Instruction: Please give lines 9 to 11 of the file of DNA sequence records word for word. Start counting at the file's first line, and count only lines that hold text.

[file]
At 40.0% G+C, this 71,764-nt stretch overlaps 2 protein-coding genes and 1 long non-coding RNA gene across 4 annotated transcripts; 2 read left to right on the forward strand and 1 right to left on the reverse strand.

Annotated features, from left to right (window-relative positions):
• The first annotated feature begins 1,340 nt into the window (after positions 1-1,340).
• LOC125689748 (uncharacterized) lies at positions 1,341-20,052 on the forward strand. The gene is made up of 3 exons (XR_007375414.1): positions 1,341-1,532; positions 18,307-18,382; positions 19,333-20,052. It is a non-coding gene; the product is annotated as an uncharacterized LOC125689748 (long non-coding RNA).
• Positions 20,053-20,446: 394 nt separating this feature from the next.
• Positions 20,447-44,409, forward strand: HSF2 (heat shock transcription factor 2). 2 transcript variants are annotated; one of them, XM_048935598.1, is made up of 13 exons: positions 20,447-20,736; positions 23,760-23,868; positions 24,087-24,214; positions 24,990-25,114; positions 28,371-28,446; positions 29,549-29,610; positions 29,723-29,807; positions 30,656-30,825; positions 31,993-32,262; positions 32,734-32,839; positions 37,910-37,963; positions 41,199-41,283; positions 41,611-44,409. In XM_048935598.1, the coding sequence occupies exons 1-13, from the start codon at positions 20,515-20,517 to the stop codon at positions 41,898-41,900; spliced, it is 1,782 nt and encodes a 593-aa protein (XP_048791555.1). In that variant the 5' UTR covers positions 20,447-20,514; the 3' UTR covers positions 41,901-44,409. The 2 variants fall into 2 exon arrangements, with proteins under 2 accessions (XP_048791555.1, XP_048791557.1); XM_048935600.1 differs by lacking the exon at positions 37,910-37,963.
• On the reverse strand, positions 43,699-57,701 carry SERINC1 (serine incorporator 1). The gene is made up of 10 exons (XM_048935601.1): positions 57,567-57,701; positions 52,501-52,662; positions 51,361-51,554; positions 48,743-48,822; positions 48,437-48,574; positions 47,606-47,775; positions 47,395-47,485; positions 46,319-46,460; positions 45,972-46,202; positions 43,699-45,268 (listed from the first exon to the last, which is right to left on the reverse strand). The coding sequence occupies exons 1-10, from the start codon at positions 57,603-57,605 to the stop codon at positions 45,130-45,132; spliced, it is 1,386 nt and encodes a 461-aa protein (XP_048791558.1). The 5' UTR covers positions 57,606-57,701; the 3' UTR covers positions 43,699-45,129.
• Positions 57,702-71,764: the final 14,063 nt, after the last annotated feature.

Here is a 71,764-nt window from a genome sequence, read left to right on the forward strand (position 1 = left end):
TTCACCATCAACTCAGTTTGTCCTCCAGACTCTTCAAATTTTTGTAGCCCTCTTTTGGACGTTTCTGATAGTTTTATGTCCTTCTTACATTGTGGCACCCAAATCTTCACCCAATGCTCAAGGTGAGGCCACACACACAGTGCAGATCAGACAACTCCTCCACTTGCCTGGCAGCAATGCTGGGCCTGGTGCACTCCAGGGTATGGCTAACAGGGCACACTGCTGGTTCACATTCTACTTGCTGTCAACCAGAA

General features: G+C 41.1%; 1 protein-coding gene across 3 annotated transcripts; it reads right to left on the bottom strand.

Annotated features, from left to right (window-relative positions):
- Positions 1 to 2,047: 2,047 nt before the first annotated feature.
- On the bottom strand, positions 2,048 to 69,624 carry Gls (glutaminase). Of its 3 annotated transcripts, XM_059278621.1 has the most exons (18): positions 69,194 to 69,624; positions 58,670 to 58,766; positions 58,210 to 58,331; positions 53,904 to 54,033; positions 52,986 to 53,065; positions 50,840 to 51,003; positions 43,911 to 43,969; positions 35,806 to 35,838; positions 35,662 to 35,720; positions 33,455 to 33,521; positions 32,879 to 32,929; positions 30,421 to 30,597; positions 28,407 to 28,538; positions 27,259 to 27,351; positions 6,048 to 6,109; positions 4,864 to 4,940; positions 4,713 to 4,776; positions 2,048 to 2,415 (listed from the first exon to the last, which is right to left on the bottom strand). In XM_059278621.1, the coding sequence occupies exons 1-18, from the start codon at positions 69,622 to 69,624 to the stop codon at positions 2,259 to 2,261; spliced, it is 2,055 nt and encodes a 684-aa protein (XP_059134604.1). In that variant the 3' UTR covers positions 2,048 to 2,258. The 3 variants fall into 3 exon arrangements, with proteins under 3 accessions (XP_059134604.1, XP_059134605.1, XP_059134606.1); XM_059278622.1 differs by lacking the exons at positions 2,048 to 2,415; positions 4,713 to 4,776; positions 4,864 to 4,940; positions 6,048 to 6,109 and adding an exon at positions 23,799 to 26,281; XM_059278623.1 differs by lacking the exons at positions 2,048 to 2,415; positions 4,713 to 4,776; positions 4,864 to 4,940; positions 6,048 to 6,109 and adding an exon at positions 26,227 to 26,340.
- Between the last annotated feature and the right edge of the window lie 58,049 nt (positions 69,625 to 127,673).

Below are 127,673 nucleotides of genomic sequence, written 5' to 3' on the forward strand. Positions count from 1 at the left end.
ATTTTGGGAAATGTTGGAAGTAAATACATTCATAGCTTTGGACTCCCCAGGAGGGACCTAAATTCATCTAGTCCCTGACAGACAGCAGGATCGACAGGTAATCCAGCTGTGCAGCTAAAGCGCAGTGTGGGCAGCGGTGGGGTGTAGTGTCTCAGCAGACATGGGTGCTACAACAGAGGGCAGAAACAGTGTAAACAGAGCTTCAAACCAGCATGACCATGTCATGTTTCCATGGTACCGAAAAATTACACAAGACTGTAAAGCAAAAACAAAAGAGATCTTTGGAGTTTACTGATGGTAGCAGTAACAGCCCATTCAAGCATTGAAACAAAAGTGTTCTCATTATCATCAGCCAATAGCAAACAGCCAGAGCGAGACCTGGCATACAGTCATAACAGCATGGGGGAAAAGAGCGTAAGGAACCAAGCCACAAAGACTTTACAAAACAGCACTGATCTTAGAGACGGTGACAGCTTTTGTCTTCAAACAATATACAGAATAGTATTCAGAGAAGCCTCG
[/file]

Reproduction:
Here is a 71,764-nt window from a genome sequence, read left to right on the forward strand (position 1 = left end):
TTCACCATCAACTCAGTTTGTCCTCCAGACTCTTCAAATTTTTGTAGCCCTCTTTTGGACGTTTCTGATAGTTTTATGTCCTTCTTACATTGTGGCACCCAAATCTTCACCCAATGCTCAAGGTGAGGCCACACACACAGTGCAGATCAGACAACTCCTCCACTTGCCTGGCAGCAATGCTGGGCCTGGTGCACTCCAGGGTATGGCTAACAGGGCACACTGCTGGTTCACATTCTACTTGCTGTCAACCAGAA

General features: G+C 41.1%; 1 protein-coding gene across 3 annotated transcripts; it reads right to left on the bottom strand.